Sunday, May 6, 2012

Buddhafull Moon and the Thesis Blues

About a year ago I met a woman who was at the same stage in her PhD as I am right now. She burst into tears in front of me and said, "I can't do it. Everything about the Jungian archetypes and brain plasticity that I'm working on has already been done. What's the point? Why am I doing this?"

At the time I was aghast and quite appalled because there were three or four of us postgrads sitting around a table watching her falling apart and I didn't really understand what was happening.
I do now. She has the same supervisor as me, who said, "You are at the two year stage. Yours is a perfectly normal experience. Stay with it."

I've spent all day trying to write and failed. The back of my calves are tight because I haven't walked more than twenty metres since bedrise. I've been stuck on the internet, consuming and not creating. I have two serious essays due in within the next month and their deadlines - instead of motivating me (normally I love deadlines) - are just stressing me out to a point of complete impotence. My hands shake with caffeine. I should have finished with my thesis research but I'm hanging onto it because it is a comfort zone and soon, I'm gonna have to write. I've got nothing to write. Finally, after all the research, I have nothing to say.

Tonight I drove home, the headlights sifting through the lowland's the first autumn mists of the year. Apparently tonight is the Buddha Moon, one of the biggest moons in twenty years but the sky is cloudy and I couldn't see it rise. I'm thinking, given my rampant dreams over the last week, that even though I can't see the Buddha Moon tonight, something is shifting in my universe.

Tomorrow, I will get up and make breakfast for Stormboy and me. I'll send him off on the school bus and then I will settle down to write. Anyone who knows me will know it is a split life ... because by mid afternoon, I'll be heading back out to Pallinup with the San Patricios blaring on my car stereo and mullet on my mind.
What to do.
Just write, my supervisor says.
She's right, of course. She's always right.


  1. "Just write."


    When you get a moment, if you haven't already done so, you should read The War of Art by Steven Pressfield. In a nutshell his advice is the same as your supervisor - just write. At the beginning you'll think you've gone to hell in a handbasket but eventually it will all make sense and before you know it the work will be done.

    The mullets will still be there when you're done! ;)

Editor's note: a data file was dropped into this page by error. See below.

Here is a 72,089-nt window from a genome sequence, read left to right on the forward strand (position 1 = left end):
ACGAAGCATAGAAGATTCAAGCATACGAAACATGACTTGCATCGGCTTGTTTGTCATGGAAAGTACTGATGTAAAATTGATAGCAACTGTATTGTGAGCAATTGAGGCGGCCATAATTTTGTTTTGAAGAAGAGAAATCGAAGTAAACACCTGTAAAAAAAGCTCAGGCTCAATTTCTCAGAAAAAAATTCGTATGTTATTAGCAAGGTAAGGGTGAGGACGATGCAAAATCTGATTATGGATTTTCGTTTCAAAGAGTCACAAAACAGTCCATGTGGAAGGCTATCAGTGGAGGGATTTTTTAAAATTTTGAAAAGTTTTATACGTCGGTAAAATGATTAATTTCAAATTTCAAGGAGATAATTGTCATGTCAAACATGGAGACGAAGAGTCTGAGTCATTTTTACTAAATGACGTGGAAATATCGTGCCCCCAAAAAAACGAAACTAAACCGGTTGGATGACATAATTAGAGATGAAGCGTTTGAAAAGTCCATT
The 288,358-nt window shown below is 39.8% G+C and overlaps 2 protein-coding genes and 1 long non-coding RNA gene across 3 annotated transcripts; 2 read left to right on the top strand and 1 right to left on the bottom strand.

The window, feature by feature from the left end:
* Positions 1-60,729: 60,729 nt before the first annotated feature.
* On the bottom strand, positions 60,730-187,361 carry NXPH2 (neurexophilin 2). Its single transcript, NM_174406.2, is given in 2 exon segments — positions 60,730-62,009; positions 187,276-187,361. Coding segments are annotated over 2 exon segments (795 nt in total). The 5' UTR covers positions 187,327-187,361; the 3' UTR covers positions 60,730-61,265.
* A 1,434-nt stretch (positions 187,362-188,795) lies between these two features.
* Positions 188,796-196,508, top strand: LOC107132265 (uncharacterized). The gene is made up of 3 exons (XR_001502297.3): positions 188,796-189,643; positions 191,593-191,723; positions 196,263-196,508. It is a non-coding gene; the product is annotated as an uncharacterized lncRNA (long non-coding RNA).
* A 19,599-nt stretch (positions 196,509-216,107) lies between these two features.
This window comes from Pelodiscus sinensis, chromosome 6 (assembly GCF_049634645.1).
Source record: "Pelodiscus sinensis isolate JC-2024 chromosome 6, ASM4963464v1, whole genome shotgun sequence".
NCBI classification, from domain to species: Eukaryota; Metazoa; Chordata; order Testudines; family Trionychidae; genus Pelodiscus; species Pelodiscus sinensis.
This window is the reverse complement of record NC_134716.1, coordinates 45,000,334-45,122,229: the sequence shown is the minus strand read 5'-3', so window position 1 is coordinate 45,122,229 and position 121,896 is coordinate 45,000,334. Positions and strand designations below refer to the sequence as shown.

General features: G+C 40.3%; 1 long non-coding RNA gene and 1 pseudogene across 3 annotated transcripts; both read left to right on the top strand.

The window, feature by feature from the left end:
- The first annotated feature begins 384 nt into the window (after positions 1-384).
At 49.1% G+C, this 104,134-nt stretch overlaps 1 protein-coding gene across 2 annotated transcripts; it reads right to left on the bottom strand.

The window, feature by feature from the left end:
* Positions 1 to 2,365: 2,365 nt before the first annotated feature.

2. "$%^&@#$"
    (That's me descending into expletives Cathy. I feel a bit like that bloke at the end of the river in the Heart of Darkness. "The horror ...!")

    She says much the same as Steven Pressfield. I've just had a bad day and I want to whinge. Thanks for the reference. I will have a look.

  3. mullet are so much more appealing...
    thesis, pfffft :)

  4. Don't write, then write. :-)

  5. Well I'm not sure if I have passed the 'year 2' thesis crisis or not because I have been doing it part time, but I empathise. And as you know, I was in crisis for about a year becuase of external factors before I managed to get going again. During that process I really had to let go of it completely and accept that I might just not be able to finish it.

    I have been into the 'what's the point, it's all crap and I have nothing to say'. That's when I allow myself to chill out, for an allotted time, doing something that feeds my soul. Then I go back to my candidacy, my proposal and the core reason I started this damn thing in the first place. I have to resituate myself in it somewhere beyond the fact that I may actually get a qualification because of my efforts.

    I agree with the 'just write' advice. But sometimes you can just go around in circles for a while if you push too hard. I have to invoke the mantra: 'just paint', because the writing, although bloody impossible, seems manageable at least. It helps to say to yourself, 'OK, I'll start and do this for 2 hours and see how I feel after that - bite-sized chunks. Lately, because I can see the finish line, I am keen to get on with it. BUT, only because I threw out a lot of self-imposed expectations and went back to what I still believe in.

    Hugs and support, you'll get there and it will be brilliant, but even if you don''s NOT the end of the world.

  6. Daily practice is a good habit. And I like what you say MF, about situating yourself beyond the qualification factor. I feel like an examiner is looking over my shoulder every time I put a word down at the moment.
    And there's another thing I realise - feeling resistant to producing something REQUIRED of me. Number 5 factor kicks in about then!

  7. Well yes, but it's not just a number 5 problem. I am a number 9 and I struggle to yoke myself to a particular regime. I think it's a dilemma for creative people too.

  8. Difficult, but you will prevail. No doubt about it.

  9. I totally agree with your supervisor that just writes. It can really help to stimulate the mind and help with thesis to avoid writer’s block and procrastination. It can also help produce the flow of creativity. Anyway, I hope many grad student would read this blog so that they would have an idea on what to face on grad school.